Space oddity for a good night's sleep
Janjaap Ruijssenaars has always been interested in the concept of gravity. The Dutch architect says it is this that helped him decide to enter the profession. "Gravity is at the center of what pulls architects together," he said. But it was another force of nature -- magnetism -- that helped Ruijssenaars create his 1.2 million euro ($1.5 million) floating bed, attracting international acclaim when it was showcased at this year's Millionaire Fair in Belgium. "I started with gravity and then thought about another power, magnetism, and went from there, beginning with cardboard and small refrigerator magnets." His design has the base of the bed "floating" 40 centimeters above the ground, thanks to a system of magnets in both the floor under the bed and the bed itself.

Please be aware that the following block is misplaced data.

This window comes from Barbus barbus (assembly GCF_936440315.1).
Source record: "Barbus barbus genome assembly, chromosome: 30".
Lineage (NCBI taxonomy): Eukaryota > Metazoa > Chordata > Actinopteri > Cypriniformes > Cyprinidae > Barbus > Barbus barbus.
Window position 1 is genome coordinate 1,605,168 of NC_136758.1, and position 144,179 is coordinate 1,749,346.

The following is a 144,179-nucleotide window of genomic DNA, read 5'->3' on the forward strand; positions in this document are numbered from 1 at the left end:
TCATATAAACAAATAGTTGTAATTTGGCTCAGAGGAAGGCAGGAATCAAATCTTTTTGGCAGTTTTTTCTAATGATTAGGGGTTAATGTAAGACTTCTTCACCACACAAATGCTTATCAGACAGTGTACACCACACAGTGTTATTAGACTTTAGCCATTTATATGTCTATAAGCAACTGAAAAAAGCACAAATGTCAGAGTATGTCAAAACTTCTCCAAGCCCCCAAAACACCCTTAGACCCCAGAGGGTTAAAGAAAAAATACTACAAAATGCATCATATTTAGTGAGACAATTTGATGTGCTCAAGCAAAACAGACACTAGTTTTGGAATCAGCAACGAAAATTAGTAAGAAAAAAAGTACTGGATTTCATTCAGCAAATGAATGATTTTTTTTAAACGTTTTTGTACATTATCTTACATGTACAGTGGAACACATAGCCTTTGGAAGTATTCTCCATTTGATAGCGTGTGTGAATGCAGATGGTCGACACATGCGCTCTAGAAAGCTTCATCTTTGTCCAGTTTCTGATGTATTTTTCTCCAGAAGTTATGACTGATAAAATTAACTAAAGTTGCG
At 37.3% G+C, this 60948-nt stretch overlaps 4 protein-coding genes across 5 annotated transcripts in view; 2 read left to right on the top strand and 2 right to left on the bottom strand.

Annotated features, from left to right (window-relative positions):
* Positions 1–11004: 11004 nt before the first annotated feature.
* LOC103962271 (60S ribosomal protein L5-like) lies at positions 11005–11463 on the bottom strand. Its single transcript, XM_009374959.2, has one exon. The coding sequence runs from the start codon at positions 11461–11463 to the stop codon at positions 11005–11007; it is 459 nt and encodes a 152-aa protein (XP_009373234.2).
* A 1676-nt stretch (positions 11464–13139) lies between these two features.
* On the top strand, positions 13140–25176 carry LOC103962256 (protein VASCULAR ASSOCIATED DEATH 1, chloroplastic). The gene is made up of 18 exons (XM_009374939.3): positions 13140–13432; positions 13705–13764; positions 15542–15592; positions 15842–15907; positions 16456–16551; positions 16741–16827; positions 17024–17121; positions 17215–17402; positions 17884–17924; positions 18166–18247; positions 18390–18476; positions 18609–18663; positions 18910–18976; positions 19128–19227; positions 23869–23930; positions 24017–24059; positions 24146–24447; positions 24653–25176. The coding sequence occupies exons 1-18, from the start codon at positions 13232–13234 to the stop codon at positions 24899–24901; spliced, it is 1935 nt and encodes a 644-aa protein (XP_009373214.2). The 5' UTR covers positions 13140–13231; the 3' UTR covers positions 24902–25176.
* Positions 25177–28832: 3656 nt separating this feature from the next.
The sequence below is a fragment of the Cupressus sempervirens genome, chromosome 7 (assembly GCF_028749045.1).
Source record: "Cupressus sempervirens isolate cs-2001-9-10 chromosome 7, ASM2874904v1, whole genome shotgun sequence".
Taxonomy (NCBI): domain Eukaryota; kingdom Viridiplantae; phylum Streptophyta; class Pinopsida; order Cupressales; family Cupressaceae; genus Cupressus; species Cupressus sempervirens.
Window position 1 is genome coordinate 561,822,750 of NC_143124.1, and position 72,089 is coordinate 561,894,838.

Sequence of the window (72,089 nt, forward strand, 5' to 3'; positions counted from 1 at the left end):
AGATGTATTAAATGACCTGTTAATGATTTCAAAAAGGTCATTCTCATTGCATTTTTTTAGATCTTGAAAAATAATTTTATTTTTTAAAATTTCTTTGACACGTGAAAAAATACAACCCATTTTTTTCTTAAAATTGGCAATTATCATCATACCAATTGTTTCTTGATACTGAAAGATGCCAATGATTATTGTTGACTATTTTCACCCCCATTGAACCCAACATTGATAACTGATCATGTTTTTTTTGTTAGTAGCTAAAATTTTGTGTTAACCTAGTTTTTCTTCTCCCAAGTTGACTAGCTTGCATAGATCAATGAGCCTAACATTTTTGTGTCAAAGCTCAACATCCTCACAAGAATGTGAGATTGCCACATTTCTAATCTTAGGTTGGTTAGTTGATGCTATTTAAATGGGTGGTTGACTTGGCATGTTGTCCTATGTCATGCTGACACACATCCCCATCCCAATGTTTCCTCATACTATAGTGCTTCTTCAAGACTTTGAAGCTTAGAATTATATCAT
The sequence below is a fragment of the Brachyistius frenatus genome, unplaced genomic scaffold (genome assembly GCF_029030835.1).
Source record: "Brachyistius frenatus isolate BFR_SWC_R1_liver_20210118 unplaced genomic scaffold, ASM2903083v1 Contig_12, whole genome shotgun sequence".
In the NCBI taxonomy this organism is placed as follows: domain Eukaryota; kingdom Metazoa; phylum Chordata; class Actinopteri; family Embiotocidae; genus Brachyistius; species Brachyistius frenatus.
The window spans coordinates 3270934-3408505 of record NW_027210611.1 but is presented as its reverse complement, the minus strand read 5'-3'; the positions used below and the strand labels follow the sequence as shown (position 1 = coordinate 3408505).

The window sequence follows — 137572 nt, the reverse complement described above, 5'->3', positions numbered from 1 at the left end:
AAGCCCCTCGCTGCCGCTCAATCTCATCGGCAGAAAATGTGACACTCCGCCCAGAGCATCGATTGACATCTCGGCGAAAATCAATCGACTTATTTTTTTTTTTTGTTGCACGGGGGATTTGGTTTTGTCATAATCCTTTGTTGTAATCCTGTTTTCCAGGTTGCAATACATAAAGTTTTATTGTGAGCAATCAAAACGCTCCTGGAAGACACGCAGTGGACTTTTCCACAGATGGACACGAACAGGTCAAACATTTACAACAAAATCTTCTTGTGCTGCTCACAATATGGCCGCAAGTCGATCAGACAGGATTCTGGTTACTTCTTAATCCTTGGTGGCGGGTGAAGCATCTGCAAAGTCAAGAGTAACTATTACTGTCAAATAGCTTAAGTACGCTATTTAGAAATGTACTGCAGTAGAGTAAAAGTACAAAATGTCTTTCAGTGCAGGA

Magnets have north and south poles, which attract each other and pull together, but if you turn one of the magnets around, so that like ends are facing each other, they will repel and push apart. The bed, which can hold a weight of 900 kilograms, is secured to the ground with four cables to ensure it doesn't float any higher. "It's the opposite of hanging something on the ceiling," he said. Ruijssenaars graduated from architecture school in the Netherlands six years ago. Although he is yet to sell one of the floating beds, he says he has interest from a Detroit-based car company to use the concept to create a floating stage on which the company would display one of its vehicles.
He says a museum in Europe is interested in showcasing the bed.
Tag: Floating bed Gravity technology Gadgets